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Metagame Mentor: Pioneer at Regional Championships in Athens and Taipei

June 15, 2023
Frank Karsten

Hello and welcome back to Metagame Mentor, your weekly guide to the top decks and latest Constructed developments on the path to the Pro Tour. As Pro Tour The Lord of the Rings approaches, we have plenty to cover! Today's article covers the two Regional Championships from last weekend, held in Athens and Taipei City.

After celebrating the champions, who earned their trophies by displaying their prowess in the Pioneer format, I'll provide the combined metagame breakdown and match win rates for all major archetypes, followed by an overview of the most notable Pioneer developments, including spicy lists that earned a Pro Tour qualification. Overall, it was a major victory for players who put in the work to master their very own decks.

Top players from these Regional Championships earned invitations to Pro Tour The Lord of the Rings, which will be held during MagicCon: Barcelona on July 28–30. This will be an exciting event, but you don't have to be qualified for the Pro Tour to enjoy it. There's something for everyone—awesome cosplay, incredible artists, fascinating panels, direct Pro Tour Qualifiers, the Secret Lair Showdown, and more. The event celebrates all things Magic: The Gathering, and tickets are on sale!

Congratulations to Two Regional Champions!

Federico Vuono won the Legacy European Championship (i.e., the Regional Championship for Europe/Middle East/Africa) with a Boros Convoke deck, defeating Przemyslaw Olszewski, playing Azorius Spirits, in the finals. Both finalists earned an invitation to World Championship XXIX, and the top 36 players who were not yet qualified for Pro Tour The Lord of the Rings earned an invitation to that event.

"I wanna make my opponent think more than me," Federico Vuono said about his deck choice. "Reckless Bushwhacker always put opponents in a bad spot."

With his victory, the newly crowned European Champion from Florence, Italy confirms Boros Convoke as a serious contender in Pioneer. The card choices and sideboard strategies of this relatively new archetype are getting more and more optimized. Vuono's choice to play Reckless Bushwhacker represents the development of the deck's strategy, and this showed in the results. The archetype had a far better win rate last weekend than in the preceding weekend, and versions with Resolute Reinforcements performed better than versions with Burning-Tree Emissary.

Sweepers like Temporary Lockdown and Hidetsugu Consumes All can still keep the deck in check, but given that Boros Convoke has proven it has a place in the format, make sure not to skimp on these cards when building your Pioneer sideboards.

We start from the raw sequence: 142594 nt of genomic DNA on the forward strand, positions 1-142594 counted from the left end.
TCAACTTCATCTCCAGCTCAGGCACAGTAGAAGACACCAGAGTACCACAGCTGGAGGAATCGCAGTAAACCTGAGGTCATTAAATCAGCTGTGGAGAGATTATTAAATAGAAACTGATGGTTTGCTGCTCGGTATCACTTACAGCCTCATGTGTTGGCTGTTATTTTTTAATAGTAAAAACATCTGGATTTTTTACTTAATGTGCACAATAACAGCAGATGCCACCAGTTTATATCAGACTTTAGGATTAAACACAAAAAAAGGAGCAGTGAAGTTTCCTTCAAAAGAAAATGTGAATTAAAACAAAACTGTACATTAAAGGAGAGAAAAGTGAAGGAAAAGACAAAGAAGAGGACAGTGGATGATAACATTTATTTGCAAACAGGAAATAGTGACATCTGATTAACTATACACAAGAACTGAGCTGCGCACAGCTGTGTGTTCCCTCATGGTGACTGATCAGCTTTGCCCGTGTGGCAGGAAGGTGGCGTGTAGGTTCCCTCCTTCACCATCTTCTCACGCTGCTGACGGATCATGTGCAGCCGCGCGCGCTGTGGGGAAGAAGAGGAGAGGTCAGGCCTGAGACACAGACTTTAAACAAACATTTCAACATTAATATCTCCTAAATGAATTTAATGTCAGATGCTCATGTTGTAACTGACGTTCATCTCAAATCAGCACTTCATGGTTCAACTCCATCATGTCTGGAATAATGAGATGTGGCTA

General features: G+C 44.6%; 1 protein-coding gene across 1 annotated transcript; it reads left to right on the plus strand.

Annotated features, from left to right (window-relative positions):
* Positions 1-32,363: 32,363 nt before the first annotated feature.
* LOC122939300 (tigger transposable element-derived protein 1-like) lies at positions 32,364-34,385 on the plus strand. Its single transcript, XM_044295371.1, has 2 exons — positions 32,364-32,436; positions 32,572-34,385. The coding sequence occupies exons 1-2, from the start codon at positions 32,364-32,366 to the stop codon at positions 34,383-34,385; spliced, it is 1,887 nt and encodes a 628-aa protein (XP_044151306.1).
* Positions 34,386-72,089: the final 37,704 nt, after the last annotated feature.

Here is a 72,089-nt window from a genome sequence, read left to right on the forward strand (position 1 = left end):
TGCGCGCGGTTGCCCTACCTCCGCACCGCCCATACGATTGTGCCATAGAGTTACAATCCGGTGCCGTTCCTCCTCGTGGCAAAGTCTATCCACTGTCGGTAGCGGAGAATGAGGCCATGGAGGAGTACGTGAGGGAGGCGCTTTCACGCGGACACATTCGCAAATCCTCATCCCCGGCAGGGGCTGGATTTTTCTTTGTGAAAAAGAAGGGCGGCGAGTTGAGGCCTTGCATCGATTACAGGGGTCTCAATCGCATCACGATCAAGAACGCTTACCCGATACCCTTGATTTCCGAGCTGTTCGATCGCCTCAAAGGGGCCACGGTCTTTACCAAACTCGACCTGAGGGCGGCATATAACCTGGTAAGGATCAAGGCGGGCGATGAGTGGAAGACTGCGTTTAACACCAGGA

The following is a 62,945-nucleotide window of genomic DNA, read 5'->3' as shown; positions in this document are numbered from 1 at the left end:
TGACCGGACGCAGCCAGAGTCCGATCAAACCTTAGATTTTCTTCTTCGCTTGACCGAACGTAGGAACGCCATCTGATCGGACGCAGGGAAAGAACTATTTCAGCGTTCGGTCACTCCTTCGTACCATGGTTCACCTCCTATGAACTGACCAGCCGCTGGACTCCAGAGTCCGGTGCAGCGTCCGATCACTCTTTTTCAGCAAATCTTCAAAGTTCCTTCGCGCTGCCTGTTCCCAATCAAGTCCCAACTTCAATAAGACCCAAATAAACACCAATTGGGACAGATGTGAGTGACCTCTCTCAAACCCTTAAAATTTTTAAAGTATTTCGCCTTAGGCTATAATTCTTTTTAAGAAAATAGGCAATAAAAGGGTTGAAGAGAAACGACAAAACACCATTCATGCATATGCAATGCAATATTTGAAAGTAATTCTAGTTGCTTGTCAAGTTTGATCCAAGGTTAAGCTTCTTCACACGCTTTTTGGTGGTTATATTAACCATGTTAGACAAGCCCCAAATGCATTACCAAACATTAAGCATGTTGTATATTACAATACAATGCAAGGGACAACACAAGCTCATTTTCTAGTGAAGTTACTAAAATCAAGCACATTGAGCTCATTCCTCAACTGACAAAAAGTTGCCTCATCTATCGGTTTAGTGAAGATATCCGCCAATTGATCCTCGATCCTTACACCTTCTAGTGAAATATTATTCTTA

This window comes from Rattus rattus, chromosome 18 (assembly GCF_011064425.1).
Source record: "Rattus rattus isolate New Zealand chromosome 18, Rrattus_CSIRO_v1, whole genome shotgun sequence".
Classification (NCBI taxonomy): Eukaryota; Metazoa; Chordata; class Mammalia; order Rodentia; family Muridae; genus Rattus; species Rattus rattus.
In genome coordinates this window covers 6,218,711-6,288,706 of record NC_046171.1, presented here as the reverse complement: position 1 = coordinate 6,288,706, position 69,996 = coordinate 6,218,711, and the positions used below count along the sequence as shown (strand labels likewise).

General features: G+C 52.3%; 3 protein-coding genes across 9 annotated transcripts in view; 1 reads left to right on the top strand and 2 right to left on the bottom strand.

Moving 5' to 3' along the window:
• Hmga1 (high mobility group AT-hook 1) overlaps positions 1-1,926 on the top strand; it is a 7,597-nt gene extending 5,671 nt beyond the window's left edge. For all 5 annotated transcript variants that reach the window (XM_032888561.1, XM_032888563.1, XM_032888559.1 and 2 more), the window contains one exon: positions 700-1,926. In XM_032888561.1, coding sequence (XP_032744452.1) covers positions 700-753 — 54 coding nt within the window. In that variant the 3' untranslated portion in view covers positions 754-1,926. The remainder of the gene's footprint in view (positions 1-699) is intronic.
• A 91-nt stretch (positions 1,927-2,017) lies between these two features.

Over in Taipei City, Hungyi Yu won the MIT Championship (i.e., the Regional Championship for Chinese Taipei) with an Azorius Lotus Field deck, earning an invitation to World Championship XXIX. In addition, the top 4 players earned an invite to Pro Tour The Lord of the Rings.

Hungyi Yu was inspired by Patrick Wu's second-place finish at Toronto's F2F Tour Championship last weekend. There, Patrick Wu unveiled his build of Azorius Lotus Field, called it Tier 0, and Hungyi Yu took note. He brought essentially the same list with very few changes and didn't lose a single match. In Barcelona, where top players from each region will gather to compete at the Pro Tour, Hungyi Yu may thank Patrick Wu in person.

Like last weekend, Azorius Lotus Field had one of the best win rates across the board, and this novel archetype seems poised to rise in popularity in the coming weeks. The deck's game plan revolves around combining Lotus Field with either Strict Proctor, Discontinuity, or Thespian's Stage for a quick mana boost. Afterwards, the world is your oyster, as the deck is filled with card draw, sweepers, and planeswalkers. Discontinuity is an incredibly versatile card, as it can end the turn in response to your own Lotus Field trigger, during your opponent's upkeep, or in response to their key spell.

The Metagame and Win Rates

In total, 520 decklists were submitted across the two Regional Championships. Using these decklists and the round-by-round results, I determined the combined metagame share and the match win rates (non-mirror, non-bye, non-draw) of every archetype.

Archetype Percentage of Field Match Win Rate
1. Rakdos Midrange 16.7% ↓↓ 47.1%
2. Mono-Green Devotion 11.3% 48.2%
3. Mono-White Humans 7.1% 50.2%
4. Enigmatic Fires 7.1% ↑↑ 49.3%
5. Izzet Creativity 7.1% 48.2%
6. Azorius Control 6.5% 56.8% ✓✓
7. Rakdos Sacrifice 5.8% ↑↑ 54.1%
8. Azorius Spirits 4.8% 53.8%
9. Abzan Greasefang 4.4% 43.8%
10. Lotus Field Combo 4.0% 48.0%